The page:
William Howie Wylie

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William Howe Wylie (1833–1891) was a Scottish journalist and Baptist minister.

Life[edit]

The son of William Wylie, a block calico printer of Kilmarnock, by his wife Agnes, daughter of John Howie of Lochgoin, he was born at Kilmarnock on 24 February 1833. He was educated there and on leaving school was employed in the office of the Kilmarnock Journal, and became local correspondent for the Glasgow North British Mail. In 1847–50 he was sub-editor of the Ayr Advertiser.[1]

From Ayr, Wylie moved to Nottingham as editor of the ‘Nottingham Journal’ (1850–2). In 1852–3 he was sub-editor of the Liverpool Courier; a system of his of reporting verbatim speeches by turns was put to the test during the Liverpool election contest of 1852. In politics he was a committed Liberal. In 1854–5 he was editor of the Falkirk Herald and sub-editor of the Glasgow Commonwealth. In 1855 Wylie moved on to Edinburgh, where he became sub-editor of the Daily Express, at the same time contributing to the War Telegraph, and attending the classes at the university with a view to the ministry.[1]

In 1859 Wylie was president of the University Dialectic Society, and soon afterwards became a student at Regent's Park College, London, under Joseph Angus. In 1860 he was appointed Baptist minister of Ramsey, Huntingdonshire; and in 1865 he was transferred to Accrington in Lancashire, a charge he had to give up after a breakdown. He went to Gourock; but when his health improved he accepted the pastorate of a church at Blackpool. After another year's work he had to give up preaching.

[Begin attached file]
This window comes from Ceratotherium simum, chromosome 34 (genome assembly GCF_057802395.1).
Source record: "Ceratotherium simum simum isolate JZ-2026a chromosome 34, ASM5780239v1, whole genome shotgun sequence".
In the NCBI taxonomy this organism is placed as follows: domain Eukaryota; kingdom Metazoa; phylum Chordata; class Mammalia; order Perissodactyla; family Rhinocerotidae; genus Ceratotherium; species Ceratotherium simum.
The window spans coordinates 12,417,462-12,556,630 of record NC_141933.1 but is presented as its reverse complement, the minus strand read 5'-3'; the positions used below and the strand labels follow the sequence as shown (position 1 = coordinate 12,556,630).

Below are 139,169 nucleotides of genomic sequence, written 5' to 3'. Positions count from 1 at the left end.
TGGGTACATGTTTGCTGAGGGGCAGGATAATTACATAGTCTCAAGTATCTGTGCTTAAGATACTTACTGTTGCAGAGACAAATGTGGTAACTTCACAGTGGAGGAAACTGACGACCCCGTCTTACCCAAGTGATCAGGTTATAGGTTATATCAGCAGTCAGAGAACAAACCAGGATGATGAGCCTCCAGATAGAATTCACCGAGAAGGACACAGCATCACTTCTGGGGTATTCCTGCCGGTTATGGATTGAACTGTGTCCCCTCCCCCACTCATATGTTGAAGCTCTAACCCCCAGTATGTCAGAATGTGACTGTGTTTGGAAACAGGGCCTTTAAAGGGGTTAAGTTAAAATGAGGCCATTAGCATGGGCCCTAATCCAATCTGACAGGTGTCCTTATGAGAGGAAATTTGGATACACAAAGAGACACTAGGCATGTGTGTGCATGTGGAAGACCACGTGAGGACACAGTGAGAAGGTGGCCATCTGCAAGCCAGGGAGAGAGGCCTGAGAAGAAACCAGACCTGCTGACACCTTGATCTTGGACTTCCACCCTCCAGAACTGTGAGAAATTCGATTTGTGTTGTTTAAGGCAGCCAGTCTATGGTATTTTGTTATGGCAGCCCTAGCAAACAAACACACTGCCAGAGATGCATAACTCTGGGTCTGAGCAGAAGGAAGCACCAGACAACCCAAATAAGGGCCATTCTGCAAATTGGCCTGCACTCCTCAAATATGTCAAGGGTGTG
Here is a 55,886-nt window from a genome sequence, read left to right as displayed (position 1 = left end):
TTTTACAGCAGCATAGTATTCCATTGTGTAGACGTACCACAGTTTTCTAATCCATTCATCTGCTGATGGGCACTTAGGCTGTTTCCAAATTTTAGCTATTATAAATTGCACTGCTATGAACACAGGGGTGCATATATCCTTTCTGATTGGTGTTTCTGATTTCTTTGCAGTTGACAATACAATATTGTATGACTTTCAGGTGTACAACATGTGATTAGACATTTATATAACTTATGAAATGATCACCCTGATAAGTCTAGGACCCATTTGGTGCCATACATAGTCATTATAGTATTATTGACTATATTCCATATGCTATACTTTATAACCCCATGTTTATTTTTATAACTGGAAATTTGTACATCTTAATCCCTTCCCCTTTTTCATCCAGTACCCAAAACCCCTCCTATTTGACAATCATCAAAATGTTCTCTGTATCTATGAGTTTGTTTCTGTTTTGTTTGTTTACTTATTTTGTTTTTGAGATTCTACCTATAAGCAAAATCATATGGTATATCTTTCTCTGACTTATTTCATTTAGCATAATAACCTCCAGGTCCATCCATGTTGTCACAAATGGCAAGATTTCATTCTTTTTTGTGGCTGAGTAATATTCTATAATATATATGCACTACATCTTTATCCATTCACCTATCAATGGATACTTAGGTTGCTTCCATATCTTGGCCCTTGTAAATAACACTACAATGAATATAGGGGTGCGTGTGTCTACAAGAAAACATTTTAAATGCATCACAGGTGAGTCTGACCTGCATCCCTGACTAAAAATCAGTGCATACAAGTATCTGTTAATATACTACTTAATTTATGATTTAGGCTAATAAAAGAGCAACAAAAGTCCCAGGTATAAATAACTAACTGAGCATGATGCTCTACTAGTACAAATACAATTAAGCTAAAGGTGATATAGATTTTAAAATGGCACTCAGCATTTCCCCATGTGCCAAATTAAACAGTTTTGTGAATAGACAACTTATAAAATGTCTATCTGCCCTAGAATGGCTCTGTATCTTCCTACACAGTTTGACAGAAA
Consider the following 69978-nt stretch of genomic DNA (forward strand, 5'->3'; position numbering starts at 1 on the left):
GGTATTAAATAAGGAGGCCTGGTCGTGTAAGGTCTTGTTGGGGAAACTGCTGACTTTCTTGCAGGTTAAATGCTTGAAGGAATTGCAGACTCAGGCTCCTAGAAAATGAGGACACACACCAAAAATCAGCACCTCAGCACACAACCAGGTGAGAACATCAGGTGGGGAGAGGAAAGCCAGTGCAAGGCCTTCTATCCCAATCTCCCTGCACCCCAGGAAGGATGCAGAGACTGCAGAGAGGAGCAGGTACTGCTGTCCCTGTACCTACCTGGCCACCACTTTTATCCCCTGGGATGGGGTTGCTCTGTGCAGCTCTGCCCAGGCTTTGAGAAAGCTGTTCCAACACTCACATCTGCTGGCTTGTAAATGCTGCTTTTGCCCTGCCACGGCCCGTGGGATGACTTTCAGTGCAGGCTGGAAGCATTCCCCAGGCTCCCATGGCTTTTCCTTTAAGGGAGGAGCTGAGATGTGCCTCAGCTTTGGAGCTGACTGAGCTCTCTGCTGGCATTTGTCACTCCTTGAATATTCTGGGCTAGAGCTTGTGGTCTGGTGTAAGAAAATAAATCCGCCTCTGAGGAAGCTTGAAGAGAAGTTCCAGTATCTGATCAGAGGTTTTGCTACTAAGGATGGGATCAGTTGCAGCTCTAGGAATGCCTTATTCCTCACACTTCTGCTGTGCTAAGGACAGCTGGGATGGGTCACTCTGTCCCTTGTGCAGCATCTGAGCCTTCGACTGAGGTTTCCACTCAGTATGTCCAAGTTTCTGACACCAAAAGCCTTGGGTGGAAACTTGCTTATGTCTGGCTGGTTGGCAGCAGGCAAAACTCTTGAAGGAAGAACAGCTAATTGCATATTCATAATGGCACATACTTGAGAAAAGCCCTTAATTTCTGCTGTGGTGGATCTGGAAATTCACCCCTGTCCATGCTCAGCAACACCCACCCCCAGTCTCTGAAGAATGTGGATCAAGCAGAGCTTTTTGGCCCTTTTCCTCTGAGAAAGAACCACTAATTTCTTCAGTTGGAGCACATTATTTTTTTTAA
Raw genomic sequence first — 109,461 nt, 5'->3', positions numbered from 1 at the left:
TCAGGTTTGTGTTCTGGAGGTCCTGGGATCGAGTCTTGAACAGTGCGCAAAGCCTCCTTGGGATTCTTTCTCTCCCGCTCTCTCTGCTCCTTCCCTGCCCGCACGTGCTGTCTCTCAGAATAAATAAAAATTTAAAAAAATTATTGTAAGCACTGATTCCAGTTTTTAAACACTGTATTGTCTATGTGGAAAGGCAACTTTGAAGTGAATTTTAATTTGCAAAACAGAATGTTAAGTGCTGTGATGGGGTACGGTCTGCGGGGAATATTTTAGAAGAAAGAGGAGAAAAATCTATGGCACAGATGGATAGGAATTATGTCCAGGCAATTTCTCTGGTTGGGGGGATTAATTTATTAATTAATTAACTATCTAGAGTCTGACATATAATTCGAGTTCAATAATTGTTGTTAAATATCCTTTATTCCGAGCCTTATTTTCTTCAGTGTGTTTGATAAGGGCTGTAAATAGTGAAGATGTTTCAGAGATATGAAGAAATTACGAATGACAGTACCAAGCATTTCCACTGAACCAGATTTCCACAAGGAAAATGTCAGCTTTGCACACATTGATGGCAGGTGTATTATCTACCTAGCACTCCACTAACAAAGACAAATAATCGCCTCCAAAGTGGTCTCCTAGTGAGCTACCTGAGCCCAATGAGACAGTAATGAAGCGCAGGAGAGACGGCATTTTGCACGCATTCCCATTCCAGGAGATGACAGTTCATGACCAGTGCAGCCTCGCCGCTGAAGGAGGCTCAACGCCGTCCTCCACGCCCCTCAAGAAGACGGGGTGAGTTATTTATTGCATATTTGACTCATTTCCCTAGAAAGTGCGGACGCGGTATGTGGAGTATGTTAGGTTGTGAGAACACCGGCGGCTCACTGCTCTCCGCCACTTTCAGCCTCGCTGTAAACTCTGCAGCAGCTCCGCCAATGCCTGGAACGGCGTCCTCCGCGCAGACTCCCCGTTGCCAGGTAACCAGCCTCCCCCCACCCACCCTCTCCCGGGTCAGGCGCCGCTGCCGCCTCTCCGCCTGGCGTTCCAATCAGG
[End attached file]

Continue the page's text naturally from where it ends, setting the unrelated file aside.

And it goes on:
Wylie resumed the profession of journalist, from 1870 to 1877 he acted as sub-editor of the Christian World, at the same time writing the parliamentary letter for the North British Mail and the Greenock Telegraph, which he edited more or less from the start. The Telegraph was the first halfpenny evening paper in Britain, of which he was one of the original promoters, the proprietor being his brother-in-law, J. Pollock of Greenock.[1]

In 1882 Wylie founded in Glasgow the Christian Leader, and was editor and proprietor of the paper till his death, at Troon, Ayrshire, on 5 August 1891. He was buried in St. Andrew's churchyard, Kilmarnock, where a monument was erected to his memory.[1]

Works[edit]

Wylie was the author of:[1]

  • Ayrshire Streams, Kilmarnock, 1851, reprinted from the ‘Ayr Advertiser’ of 1849–50).
  • Old and New Nottingham, London, 1853.
  • The Book of the Bunyan Festival, London, 1874.
  • Thomas Carlyle: The Man and his Books, London, 1881.

While in London Wylie also contributed to the Pall Mall Gazette, The Echo, and The Freeman, the Baptist periodical. For many years he also wrote for the North British Mail two columns of literary notes every Monday, and in 1879 series of articles The Castles and Mansions of the West.[1]

Family[edit]

On 11 February 1861 Wylie married Helen Young Pollock, youngest daughter of Robert Pollock of Greenock; she survived him with a daughter and a son, William Pollock Wylie, manager of the commercial department of the Christian Leader.[1]

Notes[edit]

  1. ^ a b c d e f g  Lee, Sidney, ed. (1900). "Wylie, William Howie". Dictionary of National Biography. 63. London: Smith, Elder & Co. 
Attribution

 This article incorporates text from a publication now in the public domainLee, Sidney, ed. (1900). "Wylie, William Howie". Dictionary of National Biography. 63. London: Smith, Elder & Co.